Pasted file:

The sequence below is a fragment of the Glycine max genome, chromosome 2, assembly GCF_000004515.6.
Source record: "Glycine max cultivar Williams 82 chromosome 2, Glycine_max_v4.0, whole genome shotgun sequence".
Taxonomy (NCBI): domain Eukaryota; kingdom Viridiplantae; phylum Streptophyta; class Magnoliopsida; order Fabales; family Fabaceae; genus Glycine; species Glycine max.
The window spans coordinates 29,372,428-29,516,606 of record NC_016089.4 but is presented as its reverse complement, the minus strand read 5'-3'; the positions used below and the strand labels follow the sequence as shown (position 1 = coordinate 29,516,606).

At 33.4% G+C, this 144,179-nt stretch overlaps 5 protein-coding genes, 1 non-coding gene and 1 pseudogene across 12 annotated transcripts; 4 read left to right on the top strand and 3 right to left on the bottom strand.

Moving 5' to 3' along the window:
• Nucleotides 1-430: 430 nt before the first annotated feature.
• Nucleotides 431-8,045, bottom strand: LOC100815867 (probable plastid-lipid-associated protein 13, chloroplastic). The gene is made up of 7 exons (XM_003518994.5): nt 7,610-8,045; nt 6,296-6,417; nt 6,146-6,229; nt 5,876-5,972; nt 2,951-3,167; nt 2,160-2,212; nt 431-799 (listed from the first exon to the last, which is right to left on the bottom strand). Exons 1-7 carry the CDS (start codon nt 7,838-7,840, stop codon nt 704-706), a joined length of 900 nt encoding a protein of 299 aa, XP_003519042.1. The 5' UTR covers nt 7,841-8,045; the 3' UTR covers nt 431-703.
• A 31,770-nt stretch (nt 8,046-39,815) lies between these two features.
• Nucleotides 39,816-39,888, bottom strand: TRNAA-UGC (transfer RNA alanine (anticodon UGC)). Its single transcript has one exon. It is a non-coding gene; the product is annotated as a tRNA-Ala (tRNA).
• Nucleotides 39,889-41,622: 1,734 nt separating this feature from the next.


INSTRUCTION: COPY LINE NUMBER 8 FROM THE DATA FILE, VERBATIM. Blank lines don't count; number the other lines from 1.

• Nucleotides 431-8,045, bottom strand: LOC100815867 (probable plastid-lipid-associated protein 13, chloroplastic). The gene is made up of 7 exons (XM_003518994.5): nt 7,610-8,045; nt 6,296-6,417; nt 6,146-6,229; nt 5,876-5,972; nt 2,951-3,167; nt 2,160-2,212; nt 431-799 (listed from the first exon to the last, which is right to left on the bottom strand). Exons 1-7 carry the CDS (start codon nt 7,838-7,840, stop codon nt 704-706), a joined length of 900 nt encoding a protein of 299 aa, XP_003519042.1. The 5' UTR covers nt 7,841-8,045; the 3' UTR covers nt 431-703.